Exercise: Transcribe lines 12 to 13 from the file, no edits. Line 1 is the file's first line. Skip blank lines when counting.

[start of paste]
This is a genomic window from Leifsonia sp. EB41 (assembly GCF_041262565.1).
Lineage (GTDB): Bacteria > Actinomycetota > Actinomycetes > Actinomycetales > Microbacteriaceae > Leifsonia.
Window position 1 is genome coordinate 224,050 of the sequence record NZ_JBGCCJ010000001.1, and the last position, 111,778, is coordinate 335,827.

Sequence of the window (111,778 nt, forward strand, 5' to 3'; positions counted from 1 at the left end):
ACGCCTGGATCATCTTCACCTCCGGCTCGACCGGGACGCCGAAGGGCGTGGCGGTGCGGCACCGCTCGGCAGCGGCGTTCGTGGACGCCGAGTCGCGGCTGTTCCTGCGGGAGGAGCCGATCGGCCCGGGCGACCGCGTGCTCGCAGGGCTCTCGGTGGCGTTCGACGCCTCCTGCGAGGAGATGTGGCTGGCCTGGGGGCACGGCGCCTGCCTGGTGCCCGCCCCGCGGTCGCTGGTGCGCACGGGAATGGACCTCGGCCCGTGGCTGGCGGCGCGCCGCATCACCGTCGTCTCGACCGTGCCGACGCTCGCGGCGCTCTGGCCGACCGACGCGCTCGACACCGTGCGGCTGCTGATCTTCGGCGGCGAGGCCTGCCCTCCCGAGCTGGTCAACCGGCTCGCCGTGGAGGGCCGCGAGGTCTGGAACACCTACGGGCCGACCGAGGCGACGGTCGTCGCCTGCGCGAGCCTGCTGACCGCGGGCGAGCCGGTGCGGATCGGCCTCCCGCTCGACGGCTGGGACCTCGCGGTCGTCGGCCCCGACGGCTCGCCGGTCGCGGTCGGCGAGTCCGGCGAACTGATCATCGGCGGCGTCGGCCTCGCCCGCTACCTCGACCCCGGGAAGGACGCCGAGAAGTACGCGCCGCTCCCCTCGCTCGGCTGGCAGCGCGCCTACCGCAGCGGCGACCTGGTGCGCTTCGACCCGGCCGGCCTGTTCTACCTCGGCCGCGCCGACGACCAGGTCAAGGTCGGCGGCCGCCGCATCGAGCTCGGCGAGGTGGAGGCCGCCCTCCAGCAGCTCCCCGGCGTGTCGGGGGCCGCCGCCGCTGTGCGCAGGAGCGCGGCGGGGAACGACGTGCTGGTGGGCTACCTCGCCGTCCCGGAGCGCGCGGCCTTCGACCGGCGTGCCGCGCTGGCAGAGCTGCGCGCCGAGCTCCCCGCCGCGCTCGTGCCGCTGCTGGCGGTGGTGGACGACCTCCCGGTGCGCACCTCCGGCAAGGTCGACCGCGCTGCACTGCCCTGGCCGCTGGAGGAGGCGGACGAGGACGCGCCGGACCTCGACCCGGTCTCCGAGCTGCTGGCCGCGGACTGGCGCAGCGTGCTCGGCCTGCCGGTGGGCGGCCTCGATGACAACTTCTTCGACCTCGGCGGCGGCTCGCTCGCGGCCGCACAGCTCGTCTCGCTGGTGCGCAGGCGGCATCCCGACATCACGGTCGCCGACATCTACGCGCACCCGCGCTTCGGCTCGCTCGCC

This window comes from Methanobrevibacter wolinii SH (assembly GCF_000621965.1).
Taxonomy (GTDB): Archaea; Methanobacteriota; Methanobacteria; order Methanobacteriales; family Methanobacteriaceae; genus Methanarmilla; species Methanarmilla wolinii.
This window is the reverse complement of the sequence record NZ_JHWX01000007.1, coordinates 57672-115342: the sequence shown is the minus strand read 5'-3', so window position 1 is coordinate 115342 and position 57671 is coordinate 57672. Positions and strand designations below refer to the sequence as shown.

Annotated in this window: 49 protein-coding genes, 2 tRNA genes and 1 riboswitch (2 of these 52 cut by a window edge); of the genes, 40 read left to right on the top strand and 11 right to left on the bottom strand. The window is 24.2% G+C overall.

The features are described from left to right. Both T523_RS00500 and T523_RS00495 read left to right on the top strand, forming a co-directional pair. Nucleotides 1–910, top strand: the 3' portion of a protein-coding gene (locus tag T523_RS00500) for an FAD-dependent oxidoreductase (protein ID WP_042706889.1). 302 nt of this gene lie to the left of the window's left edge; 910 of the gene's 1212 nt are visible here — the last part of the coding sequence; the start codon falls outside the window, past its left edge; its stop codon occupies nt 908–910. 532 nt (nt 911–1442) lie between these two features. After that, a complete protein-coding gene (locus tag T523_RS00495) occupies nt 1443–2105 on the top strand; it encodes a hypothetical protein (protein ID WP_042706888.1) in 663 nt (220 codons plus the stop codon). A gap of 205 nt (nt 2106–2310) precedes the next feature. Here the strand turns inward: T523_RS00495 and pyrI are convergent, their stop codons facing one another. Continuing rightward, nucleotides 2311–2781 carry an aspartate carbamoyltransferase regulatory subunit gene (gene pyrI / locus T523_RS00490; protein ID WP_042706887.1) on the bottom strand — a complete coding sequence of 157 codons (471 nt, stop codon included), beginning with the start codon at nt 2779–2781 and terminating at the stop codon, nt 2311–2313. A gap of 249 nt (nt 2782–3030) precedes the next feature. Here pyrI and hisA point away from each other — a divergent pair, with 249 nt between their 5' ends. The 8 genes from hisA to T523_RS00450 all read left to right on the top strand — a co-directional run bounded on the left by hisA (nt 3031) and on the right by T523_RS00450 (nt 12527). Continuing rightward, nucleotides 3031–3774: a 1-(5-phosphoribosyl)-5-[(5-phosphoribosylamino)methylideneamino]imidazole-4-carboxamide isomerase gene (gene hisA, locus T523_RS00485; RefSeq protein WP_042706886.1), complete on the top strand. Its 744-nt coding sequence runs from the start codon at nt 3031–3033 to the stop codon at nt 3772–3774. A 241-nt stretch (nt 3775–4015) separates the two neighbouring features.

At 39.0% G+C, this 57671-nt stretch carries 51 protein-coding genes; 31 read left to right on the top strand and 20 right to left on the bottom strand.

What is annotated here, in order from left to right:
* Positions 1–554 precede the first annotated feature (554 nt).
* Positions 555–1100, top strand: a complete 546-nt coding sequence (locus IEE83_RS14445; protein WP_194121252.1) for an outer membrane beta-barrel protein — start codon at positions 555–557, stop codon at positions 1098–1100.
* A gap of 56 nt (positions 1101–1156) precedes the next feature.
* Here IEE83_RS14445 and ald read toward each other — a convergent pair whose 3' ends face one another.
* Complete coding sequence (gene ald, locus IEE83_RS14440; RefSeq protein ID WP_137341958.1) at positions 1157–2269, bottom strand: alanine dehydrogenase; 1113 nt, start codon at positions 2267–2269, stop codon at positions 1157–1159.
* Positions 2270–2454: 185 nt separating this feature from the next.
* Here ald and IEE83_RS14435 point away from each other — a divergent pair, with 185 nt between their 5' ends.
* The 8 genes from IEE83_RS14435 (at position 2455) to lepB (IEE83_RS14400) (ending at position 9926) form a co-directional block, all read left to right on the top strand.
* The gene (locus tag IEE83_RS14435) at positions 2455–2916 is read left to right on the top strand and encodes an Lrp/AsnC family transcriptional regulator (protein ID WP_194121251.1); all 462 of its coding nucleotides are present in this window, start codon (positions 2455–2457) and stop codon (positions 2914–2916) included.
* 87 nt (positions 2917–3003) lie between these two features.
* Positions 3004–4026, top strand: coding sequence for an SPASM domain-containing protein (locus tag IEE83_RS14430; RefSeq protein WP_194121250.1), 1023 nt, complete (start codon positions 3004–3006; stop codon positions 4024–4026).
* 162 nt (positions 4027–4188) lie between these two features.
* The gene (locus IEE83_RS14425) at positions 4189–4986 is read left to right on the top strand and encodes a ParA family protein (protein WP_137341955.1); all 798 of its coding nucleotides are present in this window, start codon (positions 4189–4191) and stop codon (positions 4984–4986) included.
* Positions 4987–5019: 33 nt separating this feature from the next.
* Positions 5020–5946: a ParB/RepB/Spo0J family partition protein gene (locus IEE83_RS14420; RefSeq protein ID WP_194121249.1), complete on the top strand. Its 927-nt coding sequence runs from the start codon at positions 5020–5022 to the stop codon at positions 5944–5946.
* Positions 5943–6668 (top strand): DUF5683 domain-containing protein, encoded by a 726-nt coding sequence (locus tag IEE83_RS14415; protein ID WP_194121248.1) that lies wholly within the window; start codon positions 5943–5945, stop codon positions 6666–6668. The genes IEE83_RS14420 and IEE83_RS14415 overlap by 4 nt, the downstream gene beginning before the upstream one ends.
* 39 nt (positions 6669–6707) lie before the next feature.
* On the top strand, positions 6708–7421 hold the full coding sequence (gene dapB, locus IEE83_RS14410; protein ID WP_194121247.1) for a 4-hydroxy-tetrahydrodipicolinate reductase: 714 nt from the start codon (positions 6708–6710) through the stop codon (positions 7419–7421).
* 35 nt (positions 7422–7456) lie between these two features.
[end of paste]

What is annotated here, in order from left to right:
* Positions 1–554 precede the first annotated feature (554 nt).